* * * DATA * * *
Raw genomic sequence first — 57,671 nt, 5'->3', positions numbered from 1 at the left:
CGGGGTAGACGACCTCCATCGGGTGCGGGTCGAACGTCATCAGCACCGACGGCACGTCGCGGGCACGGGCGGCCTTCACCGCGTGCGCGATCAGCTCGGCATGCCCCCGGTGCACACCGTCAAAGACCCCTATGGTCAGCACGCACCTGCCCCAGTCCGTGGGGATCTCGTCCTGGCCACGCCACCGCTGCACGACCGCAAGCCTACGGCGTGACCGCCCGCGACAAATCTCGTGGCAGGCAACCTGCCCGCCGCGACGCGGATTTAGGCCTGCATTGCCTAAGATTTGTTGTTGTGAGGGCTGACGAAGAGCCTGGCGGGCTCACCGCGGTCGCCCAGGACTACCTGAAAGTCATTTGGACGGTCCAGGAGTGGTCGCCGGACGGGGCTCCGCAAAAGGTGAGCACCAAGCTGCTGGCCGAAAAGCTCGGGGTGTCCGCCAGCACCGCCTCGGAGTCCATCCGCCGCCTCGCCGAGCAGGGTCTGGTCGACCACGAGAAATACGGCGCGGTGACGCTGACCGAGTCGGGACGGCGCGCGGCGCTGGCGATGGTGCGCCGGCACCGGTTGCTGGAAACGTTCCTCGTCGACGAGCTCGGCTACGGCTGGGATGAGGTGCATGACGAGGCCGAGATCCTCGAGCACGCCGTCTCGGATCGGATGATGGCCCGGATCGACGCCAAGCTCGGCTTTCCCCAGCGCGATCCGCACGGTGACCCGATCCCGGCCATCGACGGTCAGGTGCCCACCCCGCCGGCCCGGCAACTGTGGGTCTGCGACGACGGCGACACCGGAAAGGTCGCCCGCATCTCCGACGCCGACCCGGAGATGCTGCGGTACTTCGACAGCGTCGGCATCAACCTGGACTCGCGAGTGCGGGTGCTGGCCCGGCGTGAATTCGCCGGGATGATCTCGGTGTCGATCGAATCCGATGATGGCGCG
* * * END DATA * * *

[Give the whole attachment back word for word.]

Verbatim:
Raw genomic sequence first — 57,671 nt, 5'->3', positions numbered from 1 at the left:
CGGGGTAGACGACCTCCATCGGGTGCGGGTCGAACGTCATCAGCACCGACGGCACGTCGCGGGCACGGGCGGCCTTCACCGCGTGCGCGATCAGCTCGGCATGCCCCCGGTGCACACCGTCAAAGACCCCTATGGTCAGCACGCACCTGCCCCAGTCCGTGGGGATCTCGTCCTGGCCACGCCACCGCTGCACGACCGCAAGCCTACGGCGTGACCGCCCGCGACAAATCTCGTGGCAGGCAACCTGCCCGCCGCGACGCGGATTTAGGCCTGCATTGCCTAAGATTTGTTGTTGTGAGGGCTGACGAAGAGCCTGGCGGGCTCACCGCGGTCGCCCAGGACTACCTGAAAGTCATTTGGACGGTCCAGGAGTGGTCGCCGGACGGGGCTCCGCAAAAGGTGAGCACCAAGCTGCTGGCCGAAAAGCTCGGGGTGTCCGCCAGCACCGCCTCGGAGTCCATCCGCCGCCTCGCCGAGCAGGGTCTGGTCGACCACGAGAAATACGGCGCGGTGACGCTGACCGAGTCGGGACGGCGCGCGGCGCTGGCGATGGTGCGCCGGCACCGGTTGCTGGAAACGTTCCTCGTCGACGAGCTCGGCTACGGCTGGGATGAGGTGCATGACGAGGCCGAGATCCTCGAGCACGCCGTCTCGGATCGGATGATGGCCCGGATCGACGCCAAGCTCGGCTTTCCCCAGCGCGATCCGCACGGTGACCCGATCCCGGCCATCGACGGTCAGGTGCCCACCCCGCCGGCCCGGCAACTGTGGGTCTGCGACGACGGCGACACCGGAAAGGTCGCCCGCATCTCCGACGCCGACCCGGAGATGCTGCGGTACTTCGACAGCGTCGGCATCAACCTGGACTCGCGAGTGCGGGTGCTGGCCCGGCGTGAATTCGCCGGGATGATCTCGGTGTCGATCGAATCCGATGATGGCGCG